Whatever we fear in the world, we make more likely to be.
If we are fearful and angry about that fearful angry world we see coming to be out there, we contribute to creating that world.
If we hate the violence and evil we see forming around us in the world, we become part of that hateful, violent world.
Rather, we must live in love with peaceful hearts, helping that more peaceful, loving world come to be.
—This came to me as a voice speaking in that mysterious space between dreaming and waking. I am honoring its resonance in my heart.
Yes, I have been waiting on this book for all my life.
Although I’m not yet halfway thru it, I’m loving Stephen Batchelor’s new book. I’m reading it slowly, as it’s pretty heady stuff, but Therese talked about the central idea of it during our retreat at Southern Dharma in April, so I had the basic sense of it already.
I will wait until I’m done reading before I try to really address it here, but the thing about it that has so captivated me is that it allows me to understand first why I was so sure, all those years ago, that Buddhism was for me, and second, why it has been hard to relate to the institutional versions of it with which I have been involved.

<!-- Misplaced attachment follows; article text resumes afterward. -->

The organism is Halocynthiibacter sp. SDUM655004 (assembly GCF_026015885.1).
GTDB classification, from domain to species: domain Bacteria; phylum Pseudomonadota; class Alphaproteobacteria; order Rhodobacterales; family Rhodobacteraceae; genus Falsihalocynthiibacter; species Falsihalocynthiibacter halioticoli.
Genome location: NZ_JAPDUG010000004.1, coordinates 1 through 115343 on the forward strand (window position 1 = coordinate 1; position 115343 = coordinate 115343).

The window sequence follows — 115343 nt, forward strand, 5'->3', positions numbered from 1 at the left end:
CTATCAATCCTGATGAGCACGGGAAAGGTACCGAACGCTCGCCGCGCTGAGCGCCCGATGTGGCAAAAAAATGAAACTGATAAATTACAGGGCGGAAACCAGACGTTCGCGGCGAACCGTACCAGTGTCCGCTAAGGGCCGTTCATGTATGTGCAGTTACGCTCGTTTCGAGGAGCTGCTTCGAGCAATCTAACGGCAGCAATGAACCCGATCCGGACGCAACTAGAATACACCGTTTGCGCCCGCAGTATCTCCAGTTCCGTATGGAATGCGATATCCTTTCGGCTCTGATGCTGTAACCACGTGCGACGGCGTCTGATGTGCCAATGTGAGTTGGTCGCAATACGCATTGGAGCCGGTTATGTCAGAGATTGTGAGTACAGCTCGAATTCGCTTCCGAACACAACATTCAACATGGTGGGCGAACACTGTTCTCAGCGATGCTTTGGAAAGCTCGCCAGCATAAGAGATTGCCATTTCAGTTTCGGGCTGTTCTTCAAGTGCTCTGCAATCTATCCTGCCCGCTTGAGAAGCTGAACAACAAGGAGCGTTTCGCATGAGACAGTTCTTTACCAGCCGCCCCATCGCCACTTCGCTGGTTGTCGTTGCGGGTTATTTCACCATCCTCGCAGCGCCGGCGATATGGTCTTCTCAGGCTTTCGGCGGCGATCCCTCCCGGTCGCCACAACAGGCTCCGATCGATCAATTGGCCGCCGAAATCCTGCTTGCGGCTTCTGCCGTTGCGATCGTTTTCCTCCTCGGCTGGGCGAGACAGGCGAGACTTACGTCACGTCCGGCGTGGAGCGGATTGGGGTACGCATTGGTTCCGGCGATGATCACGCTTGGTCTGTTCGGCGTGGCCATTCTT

Basically Stephen says is that in the first 300 years or so after the Buddha died, many modifications were made to the teachings, changing them from the very practical, relative message evident in the early texts to a more ontological, absolutist kind of religion. And… that what the Buddha was saying is that awakening is not some metaphysical event that ends all desire and thus frees one from suffering, but a process of coming to an understanding of how to end – at least moderate – one’s natural reactivity so that one lives one’s life with a perspective that makes the existential condition of life tolerable and allows one to cultivate an integrated, authentic life.
Yes, that’s the Buddha I have always been looking for!